BROWNSVILLE — A new resource for technology, entrepreneurship and health launched Friday with the programming kickoff for The Campus in Brownsville.
The tech and wellness hub from state Sen. Jesse Hamilton, created in partnership with dozens of community-based groups and organizations, seeks to empower neighborhood youth and serve local residents through educational initiatives.
“Our children will be engaged in technology to make sure they can compete on a global level, that’s what this is all about,” Hamilton said at The Campus’ launch at P.S. 298 at 85 Watkins St.
Services will be offered to the community and students at P.S. 298 and the Brownsville Collaborative Middle School under five tracks: Technology, Coding and App Development; Career Development & Entrepreneurship; Health and Wellness; Violence Prevention; and Cultural, Media and Performing Arts.
Funding from elected officials helped bring equipment such as STEAM carts, 3-D printers and robotics kits to elementary and middle school kids, along with improvements to upgrade the Howard Houses Community Center with new flooring, cubicles and Wi-Fi.
Students will learn coding at the two participating schools with the help of organizations like Digital Girl and Blue1647, organizers said.
“The Campus represents innovation, it represents change, it represents impact, but most of all, it represents hope: hope for our future, hope for our community, hope that we see change happening daily and ongoing,” said School District 23 Superintendent Dr. Miatheresa Pate.
“For students who understand and can manipulate technology, the world is endless.”
Elected officials dubbed The Campus the country’s first technology and wellness center at a public housing site, with participating members saying that the initiative will change the community.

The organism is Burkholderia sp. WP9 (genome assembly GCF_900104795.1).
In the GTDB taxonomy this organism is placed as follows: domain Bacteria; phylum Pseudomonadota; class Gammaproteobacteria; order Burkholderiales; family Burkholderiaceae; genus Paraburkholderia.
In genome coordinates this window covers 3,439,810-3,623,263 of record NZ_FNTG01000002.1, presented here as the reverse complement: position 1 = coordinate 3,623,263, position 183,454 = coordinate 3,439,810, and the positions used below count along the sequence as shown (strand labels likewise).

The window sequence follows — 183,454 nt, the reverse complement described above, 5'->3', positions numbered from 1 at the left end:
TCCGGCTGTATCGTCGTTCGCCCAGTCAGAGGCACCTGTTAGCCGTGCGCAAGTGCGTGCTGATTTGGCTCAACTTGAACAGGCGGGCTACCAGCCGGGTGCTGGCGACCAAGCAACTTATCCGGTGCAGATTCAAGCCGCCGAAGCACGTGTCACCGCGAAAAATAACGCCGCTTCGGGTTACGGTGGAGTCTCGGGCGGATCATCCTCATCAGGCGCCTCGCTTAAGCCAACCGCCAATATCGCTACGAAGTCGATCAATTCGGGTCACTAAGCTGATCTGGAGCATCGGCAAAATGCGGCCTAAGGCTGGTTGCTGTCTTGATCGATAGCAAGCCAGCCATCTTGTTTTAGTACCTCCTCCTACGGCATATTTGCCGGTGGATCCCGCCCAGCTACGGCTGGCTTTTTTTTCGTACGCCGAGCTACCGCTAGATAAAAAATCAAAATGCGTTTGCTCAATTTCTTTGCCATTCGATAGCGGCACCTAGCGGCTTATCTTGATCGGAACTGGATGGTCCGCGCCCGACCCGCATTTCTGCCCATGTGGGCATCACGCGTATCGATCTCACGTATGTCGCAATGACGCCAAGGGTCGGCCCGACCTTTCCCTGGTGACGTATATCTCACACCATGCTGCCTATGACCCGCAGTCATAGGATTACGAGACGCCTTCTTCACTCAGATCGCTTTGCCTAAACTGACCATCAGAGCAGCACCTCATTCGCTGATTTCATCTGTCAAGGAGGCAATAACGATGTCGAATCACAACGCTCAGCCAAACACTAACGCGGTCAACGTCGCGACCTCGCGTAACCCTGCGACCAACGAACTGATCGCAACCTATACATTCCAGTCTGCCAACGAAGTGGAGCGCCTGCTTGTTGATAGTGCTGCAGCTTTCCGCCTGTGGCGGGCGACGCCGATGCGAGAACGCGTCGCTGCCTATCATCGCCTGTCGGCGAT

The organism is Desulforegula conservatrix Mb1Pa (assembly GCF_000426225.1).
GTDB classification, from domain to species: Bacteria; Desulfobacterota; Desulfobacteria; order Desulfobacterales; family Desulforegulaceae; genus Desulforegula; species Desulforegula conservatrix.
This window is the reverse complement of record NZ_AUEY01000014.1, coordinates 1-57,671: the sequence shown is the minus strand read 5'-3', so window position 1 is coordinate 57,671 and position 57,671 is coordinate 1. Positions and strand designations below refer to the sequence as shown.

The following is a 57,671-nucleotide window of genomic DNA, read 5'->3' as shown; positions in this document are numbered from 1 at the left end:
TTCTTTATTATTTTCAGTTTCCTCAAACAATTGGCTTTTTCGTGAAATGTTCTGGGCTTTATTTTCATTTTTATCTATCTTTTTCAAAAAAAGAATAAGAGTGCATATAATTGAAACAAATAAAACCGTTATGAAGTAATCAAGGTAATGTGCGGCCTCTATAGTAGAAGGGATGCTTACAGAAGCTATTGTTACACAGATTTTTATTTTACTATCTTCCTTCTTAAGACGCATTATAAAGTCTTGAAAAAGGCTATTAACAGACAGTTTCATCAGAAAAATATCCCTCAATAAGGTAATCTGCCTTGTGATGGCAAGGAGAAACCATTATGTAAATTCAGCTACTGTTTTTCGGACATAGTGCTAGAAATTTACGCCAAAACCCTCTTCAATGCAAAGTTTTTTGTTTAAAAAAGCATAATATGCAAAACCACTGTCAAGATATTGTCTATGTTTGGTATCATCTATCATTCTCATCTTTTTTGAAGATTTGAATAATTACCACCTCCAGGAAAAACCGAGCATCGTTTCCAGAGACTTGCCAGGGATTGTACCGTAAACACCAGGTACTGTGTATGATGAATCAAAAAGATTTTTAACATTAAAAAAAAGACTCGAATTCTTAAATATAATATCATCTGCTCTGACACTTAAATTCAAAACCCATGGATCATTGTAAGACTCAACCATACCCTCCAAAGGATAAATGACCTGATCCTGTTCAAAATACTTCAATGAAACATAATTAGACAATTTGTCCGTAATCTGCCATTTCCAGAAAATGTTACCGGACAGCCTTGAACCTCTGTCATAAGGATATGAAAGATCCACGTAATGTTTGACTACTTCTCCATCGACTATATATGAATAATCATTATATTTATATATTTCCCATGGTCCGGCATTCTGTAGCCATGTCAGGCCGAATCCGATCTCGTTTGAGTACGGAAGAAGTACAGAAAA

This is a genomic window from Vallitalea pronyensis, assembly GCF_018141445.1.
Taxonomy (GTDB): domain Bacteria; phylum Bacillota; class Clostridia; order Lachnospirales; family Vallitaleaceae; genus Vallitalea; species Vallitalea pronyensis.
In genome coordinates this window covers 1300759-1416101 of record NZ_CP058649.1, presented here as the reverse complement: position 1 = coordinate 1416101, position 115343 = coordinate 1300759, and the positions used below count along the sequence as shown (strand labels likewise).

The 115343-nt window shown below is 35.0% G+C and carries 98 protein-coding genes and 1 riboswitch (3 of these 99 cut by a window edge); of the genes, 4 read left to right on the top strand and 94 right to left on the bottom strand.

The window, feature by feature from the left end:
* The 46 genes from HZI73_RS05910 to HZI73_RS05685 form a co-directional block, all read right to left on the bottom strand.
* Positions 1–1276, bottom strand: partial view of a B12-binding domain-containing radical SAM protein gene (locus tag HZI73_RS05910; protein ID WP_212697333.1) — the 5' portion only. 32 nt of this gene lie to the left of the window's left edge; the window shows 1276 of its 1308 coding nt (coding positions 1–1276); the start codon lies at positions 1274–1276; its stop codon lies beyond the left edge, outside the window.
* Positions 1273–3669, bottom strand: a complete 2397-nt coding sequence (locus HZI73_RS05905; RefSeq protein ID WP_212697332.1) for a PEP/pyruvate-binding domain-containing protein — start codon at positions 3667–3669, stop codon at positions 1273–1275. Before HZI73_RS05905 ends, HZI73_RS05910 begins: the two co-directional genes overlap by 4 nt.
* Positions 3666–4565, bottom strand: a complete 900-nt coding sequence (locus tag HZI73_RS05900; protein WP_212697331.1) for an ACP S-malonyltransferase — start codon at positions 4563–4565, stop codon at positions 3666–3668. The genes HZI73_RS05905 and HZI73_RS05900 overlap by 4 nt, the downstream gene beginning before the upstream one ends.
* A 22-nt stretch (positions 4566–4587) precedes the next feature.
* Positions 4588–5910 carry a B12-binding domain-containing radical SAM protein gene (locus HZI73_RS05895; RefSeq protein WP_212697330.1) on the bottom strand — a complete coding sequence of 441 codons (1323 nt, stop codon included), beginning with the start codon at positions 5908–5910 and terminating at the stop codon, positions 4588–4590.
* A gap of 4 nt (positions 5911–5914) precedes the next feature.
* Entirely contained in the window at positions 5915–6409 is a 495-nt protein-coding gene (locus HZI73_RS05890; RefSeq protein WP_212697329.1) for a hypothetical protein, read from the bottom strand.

In-school and after-school programming will occur daily, Hamilton said, with workshops at sites including Mt. Ollie Baptist Church, Brownsville Academy High School and the Brooklyn Public Library's Brownsville branch, among other locations.
Programs will also be open to community residents, organizers said.
“We’re just trying to make sure kids have a safe environment to be at during the evening,” Hamilton said, adding that programming hours would extend to 10 p.m. at the Howard Houses Community Center.
The Campus’ launch comes one month after the senator saw 28-year-old Rysheen Ervin fatally shot outside the center during a stakeholders’ meeting on the initiative.
“We’re recommitted to The Campus. We were all traumatized, but what we’re doing here is creating a template,” he said.
“Millions of dollars are being spent in Brownsville — on incarceration, on homeless shelters, on social workers, correction officers, but we’re spending the money on the back end. We should be spending money on the front end for resources.”
The senator said he hopes take The Campus template of a tech and wellness hub in public housing throughout the borough and city.